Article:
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‘Nation’ lunatic story peculiar case of divergent convergence

A few weeks back, the Daily Nation ran a story touching on the Kenya Railways Corporation titled: “SGR revenue jumps to Sh18bn on high passenger, cargo volumes.”

Yes, it was the Standard Gauge Railway on the headline, but the story was essentially about KRC-it clearly stated that the “SGR makes up to 82 per cent of KRC revenue”, and that KRC “…has already taken over 90 per cent of SGR.”

Too many Rs in one line, you might say.

The angle of the story was clear that KRC is making profits: Its big baby just recorded a 21.2 per cent revenue increase in the last financial year, improving from Sh15 billion in the preceding year to Sh18 billion.

How flattering. We are certain that KRC’s MD was in cloud nine!

But before we could raise our champagne glasses to toast our revamped lunatic express, another story caught our eye, this time from Nation’s financial reporting arm, the Business Daily.

His Highness the Agha Khan’s version of the Financial Times ran a splash on KRC, screaming: “Revealed: Top loss-making State-owned firms.” The intro?

“KRC, Kenya Power, and Kenya Airways are among the entities that have notably been relying on Treasury for funds to run operations amid struggles to service loans.”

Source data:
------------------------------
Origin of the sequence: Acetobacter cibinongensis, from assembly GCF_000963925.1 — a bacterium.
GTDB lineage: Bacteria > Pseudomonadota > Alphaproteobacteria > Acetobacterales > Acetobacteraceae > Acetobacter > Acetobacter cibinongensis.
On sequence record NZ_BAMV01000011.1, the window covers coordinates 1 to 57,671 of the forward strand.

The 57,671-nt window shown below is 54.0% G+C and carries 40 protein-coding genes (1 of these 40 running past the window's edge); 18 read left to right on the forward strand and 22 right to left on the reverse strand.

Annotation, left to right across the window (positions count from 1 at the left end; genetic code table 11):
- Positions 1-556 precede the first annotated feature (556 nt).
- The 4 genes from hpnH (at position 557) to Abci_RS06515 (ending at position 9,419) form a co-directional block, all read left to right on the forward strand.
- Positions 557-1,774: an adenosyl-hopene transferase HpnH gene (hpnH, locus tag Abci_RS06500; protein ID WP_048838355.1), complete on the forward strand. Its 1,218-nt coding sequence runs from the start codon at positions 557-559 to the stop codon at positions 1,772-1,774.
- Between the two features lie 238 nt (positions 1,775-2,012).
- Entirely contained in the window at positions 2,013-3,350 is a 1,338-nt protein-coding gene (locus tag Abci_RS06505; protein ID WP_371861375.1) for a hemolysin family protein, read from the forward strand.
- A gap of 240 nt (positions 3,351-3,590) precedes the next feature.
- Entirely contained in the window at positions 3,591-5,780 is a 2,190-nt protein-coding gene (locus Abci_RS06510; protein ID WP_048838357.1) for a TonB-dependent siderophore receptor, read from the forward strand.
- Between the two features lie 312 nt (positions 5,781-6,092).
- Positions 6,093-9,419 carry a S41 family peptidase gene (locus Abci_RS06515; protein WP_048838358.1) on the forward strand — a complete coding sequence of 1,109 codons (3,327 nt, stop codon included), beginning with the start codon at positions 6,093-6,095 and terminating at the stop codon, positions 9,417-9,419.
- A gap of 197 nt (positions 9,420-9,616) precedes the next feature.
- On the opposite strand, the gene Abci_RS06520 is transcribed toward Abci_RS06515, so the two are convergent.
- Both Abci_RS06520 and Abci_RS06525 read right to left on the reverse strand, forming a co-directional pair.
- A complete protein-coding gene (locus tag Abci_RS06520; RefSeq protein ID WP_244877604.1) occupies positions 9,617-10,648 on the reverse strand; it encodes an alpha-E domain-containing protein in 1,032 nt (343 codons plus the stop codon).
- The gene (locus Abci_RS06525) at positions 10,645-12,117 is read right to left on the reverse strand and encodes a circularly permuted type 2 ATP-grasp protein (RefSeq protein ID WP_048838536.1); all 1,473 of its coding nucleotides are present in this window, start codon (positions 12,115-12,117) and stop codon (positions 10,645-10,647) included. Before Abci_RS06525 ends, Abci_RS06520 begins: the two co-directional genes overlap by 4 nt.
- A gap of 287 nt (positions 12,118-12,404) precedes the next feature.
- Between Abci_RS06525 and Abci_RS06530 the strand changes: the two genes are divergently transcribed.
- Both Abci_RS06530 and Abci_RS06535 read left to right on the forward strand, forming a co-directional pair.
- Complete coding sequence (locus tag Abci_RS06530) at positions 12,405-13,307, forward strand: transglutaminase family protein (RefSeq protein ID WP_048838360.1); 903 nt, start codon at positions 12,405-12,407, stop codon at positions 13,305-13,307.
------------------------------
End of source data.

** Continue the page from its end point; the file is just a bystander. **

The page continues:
According to BD, Kenya Railways Corporation’s financial books were not as rosy as the Daily Nation had painted them. The revamped lunatic express, BD informed us, made a loss of Sh33 billion in the last financial year and was still relying on the taxpayer to stay on track.

Now, at this point, we might want to surcharge the Daily Nation for causing us a headache, and for causing us to lose some hairs from scratching our heads. How can one story be told so differently under one roof?

Puzzled, we rubbed our eyes (another bill coming your way Twin Towers, for causing us sore eyes) and looked again.

Yes, the subject of the two stories was the same, but the bylines were different. Was it by pure coincidence that the two stories ran on the same day?

Again, given that Twin Towers takes pride in actualising “convergence” of its erstwhile scattered news desks, how come these two stories do not seem to converge anywhere?

More head-scratching and eye-rubbing, and we noticed that while the Daily Nation exclusively cited Kenya Railways Corporation as the source of the story, the daily’s twin sister, BD exclusively cited a Treasury report.

The jury is still out on who between DN and BD used a more credible, stronger source. But it would seem that while KRC used DN to blow its own trumpet, BD was not in the mood to play praise songs; or that while someone at DN news desk loves the revamped lunatic express, someone at BD’s news desk thinks KRC is still nursing a bout of lunacy.

How this happens in a ‘converged’ newsroom ought to be the subject for media research, we propose, under the thesis: “Nation lunatic story, a peculiar case of divergent convergence.”

1 thought on “‘Nation’ lunatic story peculiar case of divergent convergence”

  1. Both stories are fine. The first by DN speaks to revenues and the second by BD is on profitability which are different financial metrics

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